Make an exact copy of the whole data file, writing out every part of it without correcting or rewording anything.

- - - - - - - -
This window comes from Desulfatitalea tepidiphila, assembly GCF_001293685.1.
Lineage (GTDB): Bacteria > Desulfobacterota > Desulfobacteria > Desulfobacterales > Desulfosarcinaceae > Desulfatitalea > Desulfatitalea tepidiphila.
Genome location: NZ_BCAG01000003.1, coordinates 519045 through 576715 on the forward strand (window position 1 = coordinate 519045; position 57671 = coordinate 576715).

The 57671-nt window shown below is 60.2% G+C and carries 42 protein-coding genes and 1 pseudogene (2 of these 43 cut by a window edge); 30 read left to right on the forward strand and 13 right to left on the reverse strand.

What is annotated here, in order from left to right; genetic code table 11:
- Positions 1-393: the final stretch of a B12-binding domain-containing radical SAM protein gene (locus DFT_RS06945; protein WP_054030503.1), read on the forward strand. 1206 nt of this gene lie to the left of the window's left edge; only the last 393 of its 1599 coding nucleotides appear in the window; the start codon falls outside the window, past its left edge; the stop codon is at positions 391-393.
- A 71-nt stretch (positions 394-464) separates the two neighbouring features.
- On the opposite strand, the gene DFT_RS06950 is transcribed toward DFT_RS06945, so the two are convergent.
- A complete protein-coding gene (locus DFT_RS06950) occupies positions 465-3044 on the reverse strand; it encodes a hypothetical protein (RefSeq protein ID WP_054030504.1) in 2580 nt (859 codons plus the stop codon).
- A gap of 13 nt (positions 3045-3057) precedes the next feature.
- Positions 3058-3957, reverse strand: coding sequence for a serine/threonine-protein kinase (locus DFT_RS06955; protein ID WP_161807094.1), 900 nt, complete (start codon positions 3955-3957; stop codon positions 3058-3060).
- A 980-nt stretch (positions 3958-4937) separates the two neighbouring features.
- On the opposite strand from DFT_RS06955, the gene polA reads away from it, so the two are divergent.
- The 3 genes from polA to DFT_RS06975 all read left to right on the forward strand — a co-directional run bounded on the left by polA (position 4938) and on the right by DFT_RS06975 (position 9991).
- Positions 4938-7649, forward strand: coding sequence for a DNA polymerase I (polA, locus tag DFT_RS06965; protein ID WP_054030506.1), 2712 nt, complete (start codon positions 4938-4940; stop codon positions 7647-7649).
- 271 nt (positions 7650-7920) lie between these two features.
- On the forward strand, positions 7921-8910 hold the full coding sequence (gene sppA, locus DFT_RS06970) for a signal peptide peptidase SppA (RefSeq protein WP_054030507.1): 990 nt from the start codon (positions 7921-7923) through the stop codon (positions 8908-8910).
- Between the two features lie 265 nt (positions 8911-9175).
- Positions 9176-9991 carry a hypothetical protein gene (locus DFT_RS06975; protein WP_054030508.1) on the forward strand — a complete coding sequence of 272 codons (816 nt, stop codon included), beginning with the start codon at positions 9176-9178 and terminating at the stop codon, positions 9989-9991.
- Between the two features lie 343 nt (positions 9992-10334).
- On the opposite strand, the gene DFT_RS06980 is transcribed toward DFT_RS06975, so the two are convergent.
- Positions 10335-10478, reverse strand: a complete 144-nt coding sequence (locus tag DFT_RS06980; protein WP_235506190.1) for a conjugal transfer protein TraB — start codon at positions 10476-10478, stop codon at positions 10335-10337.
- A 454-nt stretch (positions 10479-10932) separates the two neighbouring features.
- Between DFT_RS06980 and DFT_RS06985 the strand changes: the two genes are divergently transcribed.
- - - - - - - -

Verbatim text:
This window comes from Desulfatitalea tepidiphila, assembly GCF_001293685.1.
Lineage (GTDB): Bacteria > Desulfobacterota > Desulfobacteria > Desulfobacterales > Desulfosarcinaceae > Desulfatitalea > Desulfatitalea tepidiphila.
Genome location: NZ_BCAG01000003.1, coordinates 519045 through 576715 on the forward strand (window position 1 = coordinate 519045; position 57671 = coordinate 576715).

The 57671-nt window shown below is 60.2% G+C and carries 42 protein-coding genes and 1 pseudogene (2 of these 43 cut by a window edge); 30 read left to right on the forward strand and 13 right to left on the reverse strand.

What is annotated here, in order from left to right; genetic code table 11:
- Positions 1-393: the final stretch of a B12-binding domain-containing radical SAM protein gene (locus DFT_RS06945; protein WP_054030503.1), read on the forward strand. 1206 nt of this gene lie to the left of the window's left edge; only the last 393 of its 1599 coding nucleotides appear in the window; the start codon falls outside the window, past its left edge; the stop codon is at positions 391-393.
- A 71-nt stretch (positions 394-464) separates the two neighbouring features.
- On the opposite strand, the gene DFT_RS06950 is transcribed toward DFT_RS06945, so the two are convergent.
- A complete protein-coding gene (locus DFT_RS06950) occupies positions 465-3044 on the reverse strand; it encodes a hypothetical protein (RefSeq protein ID WP_054030504.1) in 2580 nt (859 codons plus the stop codon).
- A gap of 13 nt (positions 3045-3057) precedes the next feature.
- Positions 3058-3957, reverse strand: coding sequence for a serine/threonine-protein kinase (locus DFT_RS06955; protein ID WP_161807094.1), 900 nt, complete (start codon positions 3955-3957; stop codon positions 3058-3060).
- A 980-nt stretch (positions 3958-4937) separates the two neighbouring features.
- On the opposite strand from DFT_RS06955, the gene polA reads away from it, so the two are divergent.
- The 3 genes from polA to DFT_RS06975 all read left to right on the forward strand — a co-directional run bounded on the left by polA (position 4938) and on the right by DFT_RS06975 (position 9991).
- Positions 4938-7649, forward strand: coding sequence for a DNA polymerase I (polA, locus tag DFT_RS06965; protein ID WP_054030506.1), 2712 nt, complete (start codon positions 4938-4940; stop codon positions 7647-7649).
- 271 nt (positions 7650-7920) lie between these two features.
- On the forward strand, positions 7921-8910 hold the full coding sequence (gene sppA, locus DFT_RS06970) for a signal peptide peptidase SppA (RefSeq protein WP_054030507.1): 990 nt from the start codon (positions 7921-7923) through the stop codon (positions 8908-8910).
- Between the two features lie 265 nt (positions 8911-9175).
- Positions 9176-9991 carry a hypothetical protein gene (locus DFT_RS06975; protein WP_054030508.1) on the forward strand — a complete coding sequence of 272 codons (816 nt, stop codon included), beginning with the start codon at positions 9176-9178 and terminating at the stop codon, positions 9989-9991.
- Between the two features lie 343 nt (positions 9992-10334).
- On the opposite strand, the gene DFT_RS06980 is transcribed toward DFT_RS06975, so the two are convergent.
- Positions 10335-10478, reverse strand: a complete 144-nt coding sequence (locus tag DFT_RS06980; protein WP_235506190.1) for a conjugal transfer protein TraB — start codon at positions 10476-10478, stop codon at positions 10335-10337.
- A 454-nt stretch (positions 10479-10932) separates the two neighbouring features.
- Between DFT_RS06980 and DFT_RS06985 the strand changes: the two genes are divergently transcribed.